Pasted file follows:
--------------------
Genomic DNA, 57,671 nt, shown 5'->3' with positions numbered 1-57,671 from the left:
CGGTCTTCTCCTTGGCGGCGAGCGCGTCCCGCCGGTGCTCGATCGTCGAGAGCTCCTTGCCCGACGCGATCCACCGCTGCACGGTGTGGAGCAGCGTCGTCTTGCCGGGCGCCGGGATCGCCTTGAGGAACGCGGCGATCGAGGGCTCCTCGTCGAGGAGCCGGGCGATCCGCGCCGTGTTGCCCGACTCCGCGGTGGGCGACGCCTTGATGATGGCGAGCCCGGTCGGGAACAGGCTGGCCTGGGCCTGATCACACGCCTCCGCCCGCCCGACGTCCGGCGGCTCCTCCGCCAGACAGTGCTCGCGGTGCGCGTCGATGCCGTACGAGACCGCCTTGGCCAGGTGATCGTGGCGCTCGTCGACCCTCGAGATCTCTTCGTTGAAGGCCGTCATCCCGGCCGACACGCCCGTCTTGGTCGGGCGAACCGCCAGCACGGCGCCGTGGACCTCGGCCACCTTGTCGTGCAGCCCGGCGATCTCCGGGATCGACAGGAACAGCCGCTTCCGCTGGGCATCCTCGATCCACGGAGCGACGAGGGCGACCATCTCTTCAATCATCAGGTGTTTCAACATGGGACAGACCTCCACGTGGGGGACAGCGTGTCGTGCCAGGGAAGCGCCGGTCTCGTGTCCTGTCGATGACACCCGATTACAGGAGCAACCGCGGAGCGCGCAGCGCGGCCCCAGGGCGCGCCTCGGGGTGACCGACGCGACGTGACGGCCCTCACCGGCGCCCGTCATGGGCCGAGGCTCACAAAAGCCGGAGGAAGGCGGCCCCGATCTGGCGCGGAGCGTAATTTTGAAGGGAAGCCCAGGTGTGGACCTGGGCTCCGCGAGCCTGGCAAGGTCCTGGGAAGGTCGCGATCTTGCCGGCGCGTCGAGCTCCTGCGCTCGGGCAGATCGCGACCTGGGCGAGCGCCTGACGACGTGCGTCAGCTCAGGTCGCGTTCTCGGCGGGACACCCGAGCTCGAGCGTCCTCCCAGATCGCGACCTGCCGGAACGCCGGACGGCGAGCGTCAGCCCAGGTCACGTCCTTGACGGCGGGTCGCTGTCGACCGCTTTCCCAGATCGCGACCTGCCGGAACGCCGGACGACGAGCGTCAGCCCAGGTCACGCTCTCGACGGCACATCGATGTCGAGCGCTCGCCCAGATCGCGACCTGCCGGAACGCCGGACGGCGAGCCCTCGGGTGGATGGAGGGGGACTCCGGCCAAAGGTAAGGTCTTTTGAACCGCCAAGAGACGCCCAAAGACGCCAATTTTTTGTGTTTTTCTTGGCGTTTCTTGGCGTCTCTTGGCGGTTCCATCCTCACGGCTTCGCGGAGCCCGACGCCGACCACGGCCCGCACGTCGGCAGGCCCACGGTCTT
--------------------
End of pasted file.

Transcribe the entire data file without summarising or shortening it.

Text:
Genomic DNA, 57,671 nt, shown 5'->3' with positions numbered 1-57,671 from the left:
CGGTCTTCTCCTTGGCGGCGAGCGCGTCCCGCCGGTGCTCGATCGTCGAGAGCTCCTTGCCCGACGCGATCCACCGCTGCACGGTGTGGAGCAGCGTCGTCTTGCCGGGCGCCGGGATCGCCTTGAGGAACGCGGCGATCGAGGGCTCCTCGTCGAGGAGCCGGGCGATCCGCGCCGTGTTGCCCGACTCCGCGGTGGGCGACGCCTTGATGATGGCGAGCCCGGTCGGGAACAGGCTGGCCTGGGCCTGATCACACGCCTCCGCCCGCCCGACGTCCGGCGGCTCCTCCGCCAGACAGTGCTCGCGGTGCGCGTCGATGCCGTACGAGACCGCCTTGGCCAGGTGATCGTGGCGCTCGTCGACCCTCGAGATCTCTTCGTTGAAGGCCGTCATCCCGGCCGACACGCCCGTCTTGGTCGGGCGAACCGCCAGCACGGCGCCGTGGACCTCGGCCACCTTGTCGTGCAGCCCGGCGATCTCCGGGATCGACAGGAACAGCCGCTTCCGCTGGGCATCCTCGATCCACGGAGCGACGAGGGCGACCATCTCTTCAATCATCAGGTGTTTCAACATGGGACAGACCTCCACGTGGGGGACAGCGTGTCGTGCCAGGGAAGCGCCGGTCTCGTGTCCTGTCGATGACACCCGATTACAGGAGCAACCGCGGAGCGCGCAGCGCGGCCCCAGGGCGCGCCTCGGGGTGACCGACGCGACGTGACGGCCCTCACCGGCGCCCGTCATGGGCCGAGGCTCACAAAAGCCGGAGGAAGGCGGCCCCGATCTGGCGCGGAGCGTAATTTTGAAGGGAAGCCCAGGTGTGGACCTGGGCTCCGCGAGCCTGGCAAGGTCCTGGGAAGGTCGCGATCTTGCCGGCGCGTCGAGCTCCTGCGCTCGGGCAGATCGCGACCTGGGCGAGCGCCTGACGACGTGCGTCAGCTCAGGTCGCGTTCTCGGCGGGACACCCGAGCTCGAGCGTCCTCCCAGATCGCGACCTGCCGGAACGCCGGACGGCGAGCGTCAGCCCAGGTCACGTCCTTGACGGCGGGTCGCTGTCGACCGCTTTCCCAGATCGCGACCTGCCGGAACGCCGGACGACGAGCGTCAGCCCAGGTCACGCTCTCGACGGCACATCGATGTCGAGCGCTCGCCCAGATCGCGACCTGCCGGAACGCCGGACGGCGAGCCCTCGGGTGGATGGAGGGGGACTCCGGCCAAAGGTAAGGTCTTTTGAACCGCCAAGAGACGCCCAAAGACGCCAATTTTTTGTGTTTTTCTTGGCGTTTCTTGGCGTCTCTTGGCGGTTCCATCCTCACGGCTTCGCGGAGCCCGACGCCGACCACGGCCCGCACGTCGGCAGGCCCACGGTCTT